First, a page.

TALLAHASSEE, Fla. — Gov. Ron DeSantis received a passed bill related to the redistricting of Florida's Congressional maps but quickly vetoed it Tuesday, asking lawmakers to return to Tallahassee next month to address the issue.
Florida lawmakers had recently passed CS/SB 102 related to establishing the Congressional districts in Florida.
The Legislature and governor are obligated every 10 years to redraw the state's districts so they are consistent with the most recent census.
In a memo released by the governor's office Tuesday, DeSantis said that Congressional District 5, in both the primary and secondary maps enacted by the Legislature, violated the Equal Protection Clause.
DeSantis and his counsel believe the proposed district assigned voters primarily on the basis of race, "but is not narrowly tailored to achieve a compelling state interest."
READ BELOW: Memorandum citing legal concerns, prompting veto
His counsel's memo stated that District 5, which is located in north Florida, was drawn by lawmakers to "maximize the black voting age population," which also impacted the shape of nearby District 4.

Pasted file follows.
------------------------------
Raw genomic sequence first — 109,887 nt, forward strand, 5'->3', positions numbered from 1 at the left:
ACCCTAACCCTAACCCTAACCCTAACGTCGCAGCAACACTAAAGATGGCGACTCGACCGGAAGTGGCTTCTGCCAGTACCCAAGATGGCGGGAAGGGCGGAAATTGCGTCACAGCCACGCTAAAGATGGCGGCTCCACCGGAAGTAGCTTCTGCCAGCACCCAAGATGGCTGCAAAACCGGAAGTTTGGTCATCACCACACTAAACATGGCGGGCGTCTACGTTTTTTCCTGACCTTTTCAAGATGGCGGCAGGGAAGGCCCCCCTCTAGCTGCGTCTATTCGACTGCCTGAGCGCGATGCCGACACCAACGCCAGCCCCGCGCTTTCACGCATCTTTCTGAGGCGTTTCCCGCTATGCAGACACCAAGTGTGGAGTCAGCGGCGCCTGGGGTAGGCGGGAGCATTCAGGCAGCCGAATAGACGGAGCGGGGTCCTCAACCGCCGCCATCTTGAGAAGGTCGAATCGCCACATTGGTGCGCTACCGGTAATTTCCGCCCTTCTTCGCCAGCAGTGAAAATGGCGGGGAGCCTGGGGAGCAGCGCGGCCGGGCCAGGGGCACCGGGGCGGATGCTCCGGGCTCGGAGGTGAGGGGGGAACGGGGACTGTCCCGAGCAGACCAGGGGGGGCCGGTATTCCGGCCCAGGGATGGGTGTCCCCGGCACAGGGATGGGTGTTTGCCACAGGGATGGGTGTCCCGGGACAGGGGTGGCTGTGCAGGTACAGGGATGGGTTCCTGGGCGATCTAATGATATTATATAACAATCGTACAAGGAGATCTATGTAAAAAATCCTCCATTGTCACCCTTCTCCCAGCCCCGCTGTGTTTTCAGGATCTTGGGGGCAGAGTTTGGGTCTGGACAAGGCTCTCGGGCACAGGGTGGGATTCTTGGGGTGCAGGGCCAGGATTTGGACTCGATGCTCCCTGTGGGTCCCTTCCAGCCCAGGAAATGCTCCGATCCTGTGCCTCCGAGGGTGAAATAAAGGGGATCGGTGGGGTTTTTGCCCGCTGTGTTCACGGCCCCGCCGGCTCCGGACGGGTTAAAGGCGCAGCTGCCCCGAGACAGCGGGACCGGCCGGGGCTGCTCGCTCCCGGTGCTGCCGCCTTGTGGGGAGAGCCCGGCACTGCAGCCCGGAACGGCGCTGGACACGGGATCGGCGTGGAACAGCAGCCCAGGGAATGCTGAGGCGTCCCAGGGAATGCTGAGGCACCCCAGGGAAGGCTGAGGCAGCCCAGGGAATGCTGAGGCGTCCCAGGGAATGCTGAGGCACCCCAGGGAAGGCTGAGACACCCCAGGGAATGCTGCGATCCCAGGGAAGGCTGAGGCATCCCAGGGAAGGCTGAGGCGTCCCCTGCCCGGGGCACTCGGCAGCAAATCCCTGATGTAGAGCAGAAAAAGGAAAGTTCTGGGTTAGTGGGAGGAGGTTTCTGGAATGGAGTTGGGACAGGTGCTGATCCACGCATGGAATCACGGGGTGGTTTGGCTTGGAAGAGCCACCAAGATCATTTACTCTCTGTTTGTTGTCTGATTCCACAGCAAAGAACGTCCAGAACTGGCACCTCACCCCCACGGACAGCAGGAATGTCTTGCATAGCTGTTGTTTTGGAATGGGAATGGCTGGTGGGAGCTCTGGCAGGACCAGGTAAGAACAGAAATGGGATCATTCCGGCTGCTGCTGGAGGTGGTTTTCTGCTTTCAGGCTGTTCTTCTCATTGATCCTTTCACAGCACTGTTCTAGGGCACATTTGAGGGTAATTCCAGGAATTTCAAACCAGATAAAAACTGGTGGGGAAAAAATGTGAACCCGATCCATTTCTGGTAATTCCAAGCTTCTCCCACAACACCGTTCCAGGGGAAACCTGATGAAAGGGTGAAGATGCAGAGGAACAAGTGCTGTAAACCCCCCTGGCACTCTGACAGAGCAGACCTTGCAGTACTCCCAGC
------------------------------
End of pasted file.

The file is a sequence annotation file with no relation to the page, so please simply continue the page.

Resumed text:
"We have a responsibility to produce maps for our citizens that do not contain unconstitutional racial gerrymanders," DeSantis said in a statement. "Today, I vetoed a map that violates the U.S. Constitution, but that does not absolve the Legislature from doing its job. I appreciate the Legislature's willingness to work with me to pass a legally compliant map this Special Session."
The special session is scheduled to begin April 19 and last until no later than the end of the day on April 22.
Florida gained an additional seat in Congress based on population growth since the 2010 Census.
My statement on @GovRonDeSantis' veto of the proposed congressional map by the FL legislature. #FL05 #FlaPol #Redistricting #Florida https://t.co/CyyP89OTuA— US Rep. Al Lawson Jr (@RepAlLawsonJr) March 29, 2022
Some state lawmakers aren't happy about the special session, tweeting their displeasure with the governor’s veto and alleging he's trying to diminish the strength of Black voters.
U.S. Rep. Al Lawson, D-Fla., who currently serves District 5, spoke out against the veto.
"In January, DeSantis made it clear that his ultimate objective was to cut the number of African Americans and Hispanic Americans serving in Congress, so today’s veto is no surprise," Lawson said in a statement.